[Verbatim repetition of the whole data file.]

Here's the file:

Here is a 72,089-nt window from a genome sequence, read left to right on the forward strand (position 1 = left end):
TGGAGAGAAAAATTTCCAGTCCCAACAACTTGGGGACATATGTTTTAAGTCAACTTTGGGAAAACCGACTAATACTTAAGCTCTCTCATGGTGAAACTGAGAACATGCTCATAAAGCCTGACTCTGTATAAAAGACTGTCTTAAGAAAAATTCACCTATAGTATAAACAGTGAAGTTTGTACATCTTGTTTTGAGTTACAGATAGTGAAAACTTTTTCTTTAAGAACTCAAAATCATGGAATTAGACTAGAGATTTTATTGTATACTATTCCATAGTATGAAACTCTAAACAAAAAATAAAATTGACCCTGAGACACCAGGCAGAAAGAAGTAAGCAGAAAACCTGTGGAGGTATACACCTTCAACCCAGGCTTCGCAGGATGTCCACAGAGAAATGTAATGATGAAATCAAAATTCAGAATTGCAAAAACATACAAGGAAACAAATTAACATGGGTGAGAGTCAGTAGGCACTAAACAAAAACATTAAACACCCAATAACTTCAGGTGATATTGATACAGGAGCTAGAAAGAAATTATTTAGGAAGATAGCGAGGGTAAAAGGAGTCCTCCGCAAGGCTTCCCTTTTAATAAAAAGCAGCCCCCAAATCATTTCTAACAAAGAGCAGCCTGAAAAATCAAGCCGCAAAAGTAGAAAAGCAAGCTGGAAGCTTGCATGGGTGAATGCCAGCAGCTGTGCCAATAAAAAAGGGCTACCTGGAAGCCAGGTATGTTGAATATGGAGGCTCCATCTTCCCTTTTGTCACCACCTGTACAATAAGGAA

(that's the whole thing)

Here is a 72,089-nt window from a genome sequence, read left to right on the forward strand (position 1 = left end):
TGGAGAGAAAAATTTCCAGTCCCAACAACTTGGGGACATATGTTTTAAGTCAACTTTGGGAAAACCGACTAATACTTAAGCTCTCTCATGGTGAAACTGAGAACATGCTCATAAAGCCTGACTCTGTATAAAAGACTGTCTTAAGAAAAATTCACCTATAGTATAAACAGTGAAGTTTGTACATCTTGTTTTGAGTTACAGATAGTGAAAACTTTTTCTTTAAGAACTCAAAATCATGGAATTAGACTAGAGATTTTATTGTATACTATTCCATAGTATGAAACTCTAAACAAAAAATAAAATTGACCCTGAGACACCAGGCAGAAAGAAGTAAGCAGAAAACCTGTGGAGGTATACACCTTCAACCCAGGCTTCGCAGGATGTCCACAGAGAAATGTAATGATGAAATCAAAATTCAGAATTGCAAAAACATACAAGGAAACAAATTAACATGGGTGAGAGTCAGTAGGCACTAAACAAAAACATTAAACACCCAATAACTTCAGGTGATATTGATACAGGAGCTAGAAAGAAATTATTTAGGAAGATAGCGAGGGTAAAAGGAGTCCTCCGCAAGGCTTCCCTTTTAATAAAAAGCAGCCCCCAAATCATTTCTAACAAAGAGCAGCCTGAAAAATCAAGCCGCAAAAGTAGAAAAGCAAGCTGGAAGCTTGCATGGGTGAATGCCAGCAGCTGTGCCAATAAAAAAGGGCTACCTGGAAGCCAGGTATGTTGAATATGGAGGCTCCATCTTCCCTTTTGTCACCACCTGTACAATAAGGAA